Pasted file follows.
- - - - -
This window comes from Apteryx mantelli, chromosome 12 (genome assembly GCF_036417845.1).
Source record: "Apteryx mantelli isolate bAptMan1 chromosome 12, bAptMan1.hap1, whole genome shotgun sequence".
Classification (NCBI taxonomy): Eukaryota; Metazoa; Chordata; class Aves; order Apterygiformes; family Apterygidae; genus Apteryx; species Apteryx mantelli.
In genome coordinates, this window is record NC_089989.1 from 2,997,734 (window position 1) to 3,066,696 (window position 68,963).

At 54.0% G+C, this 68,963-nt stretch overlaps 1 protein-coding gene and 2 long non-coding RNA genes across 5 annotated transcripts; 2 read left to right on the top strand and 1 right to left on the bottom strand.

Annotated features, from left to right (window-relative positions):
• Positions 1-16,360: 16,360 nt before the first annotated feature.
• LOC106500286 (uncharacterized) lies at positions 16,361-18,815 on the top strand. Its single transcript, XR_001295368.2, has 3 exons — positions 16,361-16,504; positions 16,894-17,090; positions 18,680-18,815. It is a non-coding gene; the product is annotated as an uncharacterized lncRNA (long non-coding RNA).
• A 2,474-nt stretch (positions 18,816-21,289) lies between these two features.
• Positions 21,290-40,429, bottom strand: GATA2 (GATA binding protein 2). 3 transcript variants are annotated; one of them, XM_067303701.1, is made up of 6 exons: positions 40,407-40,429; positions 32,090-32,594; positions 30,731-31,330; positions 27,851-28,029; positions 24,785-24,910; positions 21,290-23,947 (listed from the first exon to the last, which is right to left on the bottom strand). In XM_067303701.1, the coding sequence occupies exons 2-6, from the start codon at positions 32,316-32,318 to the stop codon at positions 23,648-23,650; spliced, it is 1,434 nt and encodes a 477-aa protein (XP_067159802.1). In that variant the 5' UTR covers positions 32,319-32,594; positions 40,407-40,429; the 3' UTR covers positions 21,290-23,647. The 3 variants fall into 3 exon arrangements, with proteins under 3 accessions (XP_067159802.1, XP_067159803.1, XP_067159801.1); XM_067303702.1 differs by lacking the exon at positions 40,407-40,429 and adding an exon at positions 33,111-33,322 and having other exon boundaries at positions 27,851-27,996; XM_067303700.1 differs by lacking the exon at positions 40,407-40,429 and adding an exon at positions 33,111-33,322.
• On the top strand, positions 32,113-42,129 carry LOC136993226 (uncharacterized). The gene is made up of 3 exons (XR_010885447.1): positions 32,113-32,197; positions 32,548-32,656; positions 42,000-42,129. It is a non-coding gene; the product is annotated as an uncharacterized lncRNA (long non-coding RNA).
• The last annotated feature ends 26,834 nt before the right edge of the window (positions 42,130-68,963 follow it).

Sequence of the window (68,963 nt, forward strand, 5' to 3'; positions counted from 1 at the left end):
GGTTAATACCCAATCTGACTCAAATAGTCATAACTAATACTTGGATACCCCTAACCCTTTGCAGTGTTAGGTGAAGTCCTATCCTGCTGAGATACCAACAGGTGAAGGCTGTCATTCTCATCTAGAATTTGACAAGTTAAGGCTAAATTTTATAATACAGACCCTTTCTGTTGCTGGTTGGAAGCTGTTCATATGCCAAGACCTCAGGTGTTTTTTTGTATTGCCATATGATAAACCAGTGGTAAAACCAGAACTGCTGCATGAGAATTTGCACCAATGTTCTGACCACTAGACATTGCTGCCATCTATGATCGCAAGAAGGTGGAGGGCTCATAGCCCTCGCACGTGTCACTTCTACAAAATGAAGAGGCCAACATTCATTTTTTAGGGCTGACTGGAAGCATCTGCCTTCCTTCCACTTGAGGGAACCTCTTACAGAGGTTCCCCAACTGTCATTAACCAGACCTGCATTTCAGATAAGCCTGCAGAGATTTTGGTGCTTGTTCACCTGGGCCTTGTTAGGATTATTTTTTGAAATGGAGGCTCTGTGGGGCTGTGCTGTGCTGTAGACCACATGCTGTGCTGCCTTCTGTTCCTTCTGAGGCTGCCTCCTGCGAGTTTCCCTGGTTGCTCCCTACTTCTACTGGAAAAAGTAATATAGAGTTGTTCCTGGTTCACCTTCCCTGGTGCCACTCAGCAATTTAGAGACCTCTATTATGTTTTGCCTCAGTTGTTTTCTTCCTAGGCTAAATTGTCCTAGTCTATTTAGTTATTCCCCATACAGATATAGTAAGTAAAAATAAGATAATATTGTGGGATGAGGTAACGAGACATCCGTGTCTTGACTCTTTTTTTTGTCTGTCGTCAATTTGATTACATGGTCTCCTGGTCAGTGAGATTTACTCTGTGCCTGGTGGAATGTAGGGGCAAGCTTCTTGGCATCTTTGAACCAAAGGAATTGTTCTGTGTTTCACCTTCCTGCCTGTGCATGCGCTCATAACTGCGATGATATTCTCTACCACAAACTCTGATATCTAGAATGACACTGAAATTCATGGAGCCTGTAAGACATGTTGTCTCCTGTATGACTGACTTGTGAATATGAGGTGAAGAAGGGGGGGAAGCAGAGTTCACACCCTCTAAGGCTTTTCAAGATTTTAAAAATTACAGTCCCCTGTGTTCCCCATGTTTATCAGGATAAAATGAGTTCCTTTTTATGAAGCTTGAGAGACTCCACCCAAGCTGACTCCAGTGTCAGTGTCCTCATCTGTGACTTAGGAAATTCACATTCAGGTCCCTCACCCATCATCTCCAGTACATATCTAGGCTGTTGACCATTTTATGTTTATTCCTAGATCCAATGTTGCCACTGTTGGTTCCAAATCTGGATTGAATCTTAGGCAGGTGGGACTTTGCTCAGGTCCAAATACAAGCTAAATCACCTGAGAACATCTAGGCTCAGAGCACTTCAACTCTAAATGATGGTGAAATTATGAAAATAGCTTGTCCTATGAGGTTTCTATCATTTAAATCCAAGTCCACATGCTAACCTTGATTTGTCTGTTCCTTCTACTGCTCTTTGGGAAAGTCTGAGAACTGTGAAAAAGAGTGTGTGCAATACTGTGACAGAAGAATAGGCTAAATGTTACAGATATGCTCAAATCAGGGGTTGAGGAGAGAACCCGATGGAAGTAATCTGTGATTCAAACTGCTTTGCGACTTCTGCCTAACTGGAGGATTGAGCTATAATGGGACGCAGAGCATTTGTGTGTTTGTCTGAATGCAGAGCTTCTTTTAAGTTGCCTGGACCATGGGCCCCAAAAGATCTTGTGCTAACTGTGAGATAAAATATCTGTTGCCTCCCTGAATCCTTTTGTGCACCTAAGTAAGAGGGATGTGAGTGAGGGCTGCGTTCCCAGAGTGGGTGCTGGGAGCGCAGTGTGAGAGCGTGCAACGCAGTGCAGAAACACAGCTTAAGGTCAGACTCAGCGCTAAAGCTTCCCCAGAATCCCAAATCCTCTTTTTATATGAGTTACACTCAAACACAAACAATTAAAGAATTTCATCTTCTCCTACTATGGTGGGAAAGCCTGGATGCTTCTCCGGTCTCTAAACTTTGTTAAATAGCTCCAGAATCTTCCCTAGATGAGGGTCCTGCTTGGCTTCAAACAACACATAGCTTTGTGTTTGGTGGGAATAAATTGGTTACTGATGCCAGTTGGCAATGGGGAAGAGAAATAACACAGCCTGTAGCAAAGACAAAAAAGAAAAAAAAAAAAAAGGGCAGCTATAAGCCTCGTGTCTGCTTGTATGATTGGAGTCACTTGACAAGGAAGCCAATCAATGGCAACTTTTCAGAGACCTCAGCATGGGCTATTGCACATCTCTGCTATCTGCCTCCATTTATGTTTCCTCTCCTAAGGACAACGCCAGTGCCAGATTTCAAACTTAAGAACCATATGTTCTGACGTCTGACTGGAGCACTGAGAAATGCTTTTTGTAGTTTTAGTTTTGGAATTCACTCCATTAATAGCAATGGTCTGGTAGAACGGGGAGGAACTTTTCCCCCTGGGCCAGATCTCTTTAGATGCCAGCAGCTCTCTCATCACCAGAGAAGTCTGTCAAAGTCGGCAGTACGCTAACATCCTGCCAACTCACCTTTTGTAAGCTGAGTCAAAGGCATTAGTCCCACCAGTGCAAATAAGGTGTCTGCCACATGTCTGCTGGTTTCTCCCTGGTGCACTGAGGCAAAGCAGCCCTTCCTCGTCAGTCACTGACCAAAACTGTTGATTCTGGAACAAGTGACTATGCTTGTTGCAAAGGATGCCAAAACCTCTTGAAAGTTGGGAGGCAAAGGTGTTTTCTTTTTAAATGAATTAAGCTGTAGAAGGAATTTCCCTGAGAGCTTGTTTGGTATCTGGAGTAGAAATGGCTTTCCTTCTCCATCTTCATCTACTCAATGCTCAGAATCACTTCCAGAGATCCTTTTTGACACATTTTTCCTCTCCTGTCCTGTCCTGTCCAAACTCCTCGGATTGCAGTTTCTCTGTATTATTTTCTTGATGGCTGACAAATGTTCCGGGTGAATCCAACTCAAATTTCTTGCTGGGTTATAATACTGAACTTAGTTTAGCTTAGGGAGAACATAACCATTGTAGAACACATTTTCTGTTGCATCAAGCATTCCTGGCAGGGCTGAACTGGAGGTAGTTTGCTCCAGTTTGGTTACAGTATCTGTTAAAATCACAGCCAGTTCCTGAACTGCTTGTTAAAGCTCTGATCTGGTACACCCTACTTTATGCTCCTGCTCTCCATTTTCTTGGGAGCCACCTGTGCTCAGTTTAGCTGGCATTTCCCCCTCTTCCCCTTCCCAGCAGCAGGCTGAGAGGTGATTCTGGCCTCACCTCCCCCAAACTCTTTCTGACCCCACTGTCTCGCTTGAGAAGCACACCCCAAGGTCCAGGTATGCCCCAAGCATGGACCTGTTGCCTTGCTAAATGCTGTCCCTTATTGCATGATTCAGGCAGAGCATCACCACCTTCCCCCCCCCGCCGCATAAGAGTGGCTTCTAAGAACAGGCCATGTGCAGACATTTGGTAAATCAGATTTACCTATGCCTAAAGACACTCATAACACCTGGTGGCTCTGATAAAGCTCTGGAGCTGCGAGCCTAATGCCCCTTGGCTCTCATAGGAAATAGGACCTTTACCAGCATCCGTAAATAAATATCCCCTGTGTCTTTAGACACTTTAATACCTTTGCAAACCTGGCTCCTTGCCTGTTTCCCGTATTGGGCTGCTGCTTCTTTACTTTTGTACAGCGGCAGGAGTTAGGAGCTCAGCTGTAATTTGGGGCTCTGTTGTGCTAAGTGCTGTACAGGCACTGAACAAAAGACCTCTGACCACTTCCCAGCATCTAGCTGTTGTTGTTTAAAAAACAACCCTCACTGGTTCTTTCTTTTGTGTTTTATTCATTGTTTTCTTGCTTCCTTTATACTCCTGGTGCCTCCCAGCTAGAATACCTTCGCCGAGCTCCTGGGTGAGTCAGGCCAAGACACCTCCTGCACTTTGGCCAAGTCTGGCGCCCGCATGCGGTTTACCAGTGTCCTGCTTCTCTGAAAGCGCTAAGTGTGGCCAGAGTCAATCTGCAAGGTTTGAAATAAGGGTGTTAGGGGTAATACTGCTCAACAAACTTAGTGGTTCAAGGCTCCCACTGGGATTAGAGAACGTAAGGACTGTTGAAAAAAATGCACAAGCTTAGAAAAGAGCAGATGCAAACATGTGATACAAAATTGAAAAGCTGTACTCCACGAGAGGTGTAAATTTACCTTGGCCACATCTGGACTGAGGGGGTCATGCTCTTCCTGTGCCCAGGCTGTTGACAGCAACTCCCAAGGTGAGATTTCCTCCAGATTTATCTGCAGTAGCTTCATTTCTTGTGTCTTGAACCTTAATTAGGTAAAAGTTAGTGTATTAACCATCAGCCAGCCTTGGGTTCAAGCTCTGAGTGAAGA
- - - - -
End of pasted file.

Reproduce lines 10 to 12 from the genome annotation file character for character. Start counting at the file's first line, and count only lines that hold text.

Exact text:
• Positions 21,290-40,429, bottom strand: GATA2 (GATA binding protein 2). 3 transcript variants are annotated; one of them, XM_067303701.1, is made up of 6 exons: positions 40,407-40,429; positions 32,090-32,594; positions 30,731-31,330; positions 27,851-28,029; positions 24,785-24,910; positions 21,290-23,947 (listed from the first exon to the last, which is right to left on the bottom strand). In XM_067303701.1, the coding sequence occupies exons 2-6, from the start codon at positions 32,316-32,318 to the stop codon at positions 23,648-23,650; spliced, it is 1,434 nt and encodes a 477-aa protein (XP_067159802.1). In that variant the 5' UTR covers positions 32,319-32,594; positions 40,407-40,429; the 3' UTR covers positions 21,290-23,647. The 3 variants fall into 3 exon arrangements, with proteins under 3 accessions (XP_067159802.1, XP_067159803.1, XP_067159801.1); XM_067303702.1 differs by lacking the exon at positions 40,407-40,429 and adding an exon at positions 33,111-33,322 and having other exon boundaries at positions 27,851-27,996; XM_067303700.1 differs by lacking the exon at positions 40,407-40,429 and adding an exon at positions 33,111-33,322.
• On the top strand, positions 32,113-42,129 carry LOC136993226 (uncharacterized). The gene is made up of 3 exons (XR_010885447.1): positions 32,113-32,197; positions 32,548-32,656; positions 42,000-42,129. It is a non-coding gene; the product is annotated as an uncharacterized lncRNA (long non-coding RNA).
• The last annotated feature ends 26,834 nt before the right edge of the window (positions 42,130-68,963 follow it).